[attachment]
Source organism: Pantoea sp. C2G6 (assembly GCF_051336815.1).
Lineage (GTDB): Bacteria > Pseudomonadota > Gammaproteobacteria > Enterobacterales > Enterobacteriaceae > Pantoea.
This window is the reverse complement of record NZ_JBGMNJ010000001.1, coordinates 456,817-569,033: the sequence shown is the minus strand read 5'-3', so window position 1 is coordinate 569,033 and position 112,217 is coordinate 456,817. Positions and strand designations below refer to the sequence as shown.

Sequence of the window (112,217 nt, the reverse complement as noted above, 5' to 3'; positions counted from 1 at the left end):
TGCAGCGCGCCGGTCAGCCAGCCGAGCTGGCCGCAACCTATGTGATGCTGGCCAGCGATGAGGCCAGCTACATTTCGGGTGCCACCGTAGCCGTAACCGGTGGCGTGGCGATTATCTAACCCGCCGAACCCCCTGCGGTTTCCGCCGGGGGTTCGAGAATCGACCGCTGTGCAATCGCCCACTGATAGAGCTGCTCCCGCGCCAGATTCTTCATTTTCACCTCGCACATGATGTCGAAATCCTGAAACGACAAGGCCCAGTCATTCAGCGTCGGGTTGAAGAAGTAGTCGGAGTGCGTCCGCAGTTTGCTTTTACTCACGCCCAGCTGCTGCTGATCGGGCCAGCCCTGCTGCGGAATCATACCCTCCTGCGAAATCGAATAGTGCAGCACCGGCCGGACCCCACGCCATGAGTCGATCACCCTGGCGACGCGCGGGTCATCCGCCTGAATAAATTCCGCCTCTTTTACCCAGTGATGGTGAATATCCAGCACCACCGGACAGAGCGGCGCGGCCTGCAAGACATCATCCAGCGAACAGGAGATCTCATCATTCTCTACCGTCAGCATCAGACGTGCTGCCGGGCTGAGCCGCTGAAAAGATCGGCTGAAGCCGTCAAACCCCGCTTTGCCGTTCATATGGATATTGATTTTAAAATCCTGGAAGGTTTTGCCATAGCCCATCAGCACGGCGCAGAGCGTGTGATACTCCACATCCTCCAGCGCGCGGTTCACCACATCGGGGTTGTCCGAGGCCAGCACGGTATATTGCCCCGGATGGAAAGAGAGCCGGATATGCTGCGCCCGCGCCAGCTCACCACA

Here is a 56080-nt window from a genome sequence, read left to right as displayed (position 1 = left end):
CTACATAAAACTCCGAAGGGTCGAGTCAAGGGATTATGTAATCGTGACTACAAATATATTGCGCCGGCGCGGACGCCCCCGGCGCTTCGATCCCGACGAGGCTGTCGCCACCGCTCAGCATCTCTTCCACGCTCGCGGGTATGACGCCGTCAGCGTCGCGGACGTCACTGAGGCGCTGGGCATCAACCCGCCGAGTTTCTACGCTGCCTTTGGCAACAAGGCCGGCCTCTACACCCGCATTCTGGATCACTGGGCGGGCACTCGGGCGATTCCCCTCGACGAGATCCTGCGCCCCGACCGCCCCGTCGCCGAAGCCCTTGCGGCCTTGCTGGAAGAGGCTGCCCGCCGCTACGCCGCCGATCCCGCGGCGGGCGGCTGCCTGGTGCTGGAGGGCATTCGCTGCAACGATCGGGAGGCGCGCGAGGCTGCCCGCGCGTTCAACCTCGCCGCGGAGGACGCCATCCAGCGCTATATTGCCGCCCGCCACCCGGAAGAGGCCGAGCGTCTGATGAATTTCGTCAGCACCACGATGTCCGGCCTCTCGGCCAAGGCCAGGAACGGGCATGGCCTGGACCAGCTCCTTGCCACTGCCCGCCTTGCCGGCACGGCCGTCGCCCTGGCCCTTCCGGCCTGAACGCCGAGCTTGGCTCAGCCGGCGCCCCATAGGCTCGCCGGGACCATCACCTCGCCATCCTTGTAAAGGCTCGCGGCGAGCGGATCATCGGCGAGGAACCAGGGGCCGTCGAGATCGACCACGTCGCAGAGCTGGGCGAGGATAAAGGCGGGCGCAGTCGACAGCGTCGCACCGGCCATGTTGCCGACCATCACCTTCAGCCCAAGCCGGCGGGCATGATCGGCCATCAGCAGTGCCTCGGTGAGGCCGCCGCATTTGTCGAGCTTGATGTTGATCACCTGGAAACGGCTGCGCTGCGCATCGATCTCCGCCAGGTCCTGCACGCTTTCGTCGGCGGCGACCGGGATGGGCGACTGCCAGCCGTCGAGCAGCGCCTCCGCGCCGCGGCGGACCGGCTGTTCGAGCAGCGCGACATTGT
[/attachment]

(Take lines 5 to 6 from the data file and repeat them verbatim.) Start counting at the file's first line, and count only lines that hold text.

TGCAGCGCGCCGGTCAGCCAGCCGAGCTGGCCGCAACCTATGTGATGCTGGCCAGCGATGAGGCCAGCTACATTTCGGGTGCCACCGTAGCCGTAACCGGTGGCGTGGCGATTATCTAACCCGCCGAACCCCCTGCGGTTTCCGCCGGGGGTTCGAGAATCGACCGCTGTGCAATCGCCCACTGATAGAGCTGCTCCCGCGCCAGATTCTTCATTTTCACCTCGCACATGATGTCGAAATCCTGAAACGACAAGGCCCAGTCATTCAGCGTCGGGTTGAAGAAGTAGTCGGAGTGCGTCCGCAGTTTGCTTTTACTCACGCCCAGCTGCTGCTGATCGGGCCAGCCCTGCTGCGGAATCATACCCTCCTGCGAAATCGAATAGTGCAGCACCGGCCGGACCCCACGCCATGAGTCGATCACCCTGGCGACGCGCGGGTCATCCGCCTGAATAAATTCCGCCTCTTTTACCCAGTGATGGTGAATATCCAGCACCACCGGACAGAGCGGCGCGGCCTGCAAGACATCATCCAGCGAACAGGAGATCTCATCATTCTCTACCGTCAGCATCAGACGTGCTGCCGGGCTGAGCCGCTGAAAAGATCGGCTGAAGCCGTCAAACCCCGCTTTGCCGTTCATATGGATATTGATTTTAAAATCCTGGAAGGTTTTGCCATAGCCCATCAGCACGGCGCAGAGCGTGTGATACTCCACATCCTCCAGCGCGCGGTTCACCACATCGGGGTTGTCCGAGGCCAGCACGGTATATTGCCCCGGATGGAAAGAGAGCCGGATATGCTGCGCCCGCGCCAGCTCACCACA

Here is a 56080-nt window from a genome sequence, read left to right as displayed (position 1 = left end):